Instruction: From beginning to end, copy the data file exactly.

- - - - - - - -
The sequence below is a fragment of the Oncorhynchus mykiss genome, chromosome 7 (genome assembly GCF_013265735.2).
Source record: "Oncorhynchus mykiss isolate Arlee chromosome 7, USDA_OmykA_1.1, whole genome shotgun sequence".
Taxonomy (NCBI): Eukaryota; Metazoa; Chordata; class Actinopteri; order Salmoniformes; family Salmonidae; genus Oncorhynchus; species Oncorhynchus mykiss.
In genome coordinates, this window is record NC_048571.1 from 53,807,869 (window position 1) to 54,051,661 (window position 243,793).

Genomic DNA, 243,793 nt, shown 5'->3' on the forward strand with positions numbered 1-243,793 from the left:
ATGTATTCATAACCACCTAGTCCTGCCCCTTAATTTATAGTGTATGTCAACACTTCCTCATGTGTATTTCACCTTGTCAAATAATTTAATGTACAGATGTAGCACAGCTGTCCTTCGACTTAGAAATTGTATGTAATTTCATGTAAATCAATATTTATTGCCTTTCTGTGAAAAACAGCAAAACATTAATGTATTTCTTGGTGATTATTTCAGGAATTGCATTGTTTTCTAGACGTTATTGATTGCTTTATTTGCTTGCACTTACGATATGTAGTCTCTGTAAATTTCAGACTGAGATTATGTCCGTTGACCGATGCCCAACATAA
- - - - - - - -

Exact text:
The sequence below is a fragment of the Oncorhynchus mykiss genome, chromosome 7 (genome assembly GCF_013265735.2).
Source record: "Oncorhynchus mykiss isolate Arlee chromosome 7, USDA_OmykA_1.1, whole genome shotgun sequence".
Taxonomy (NCBI): Eukaryota; Metazoa; Chordata; class Actinopteri; order Salmoniformes; family Salmonidae; genus Oncorhynchus; species Oncorhynchus mykiss.
In genome coordinates, this window is record NC_048571.1 from 53,807,869 (window position 1) to 54,051,661 (window position 243,793).

Genomic DNA, 243,793 nt, shown 5'->3' on the forward strand with positions numbered 1-243,793 from the left:
ATGTATTCATAACCACCTAGTCCTGCCCCTTAATTTATAGTGTATGTCAACACTTCCTCATGTGTATTTCACCTTGTCAAATAATTTAATGTACAGATGTAGCACAGCTGTCCTTCGACTTAGAAATTGTATGTAATTTCATGTAAATCAATATTTATTGCCTTTCTGTGAAAAACAGCAAAACATTAATGTATTTCTTGGTGATTATTTCAGGAATTGCATTGTTTTCTAGACGTTATTGATTGCTTTATTTGCTTGCACTTACGATATGTAGTCTCTGTAAATTTCAGACTGAGATTATGTCCGTTGACCGATGCCCAACATAA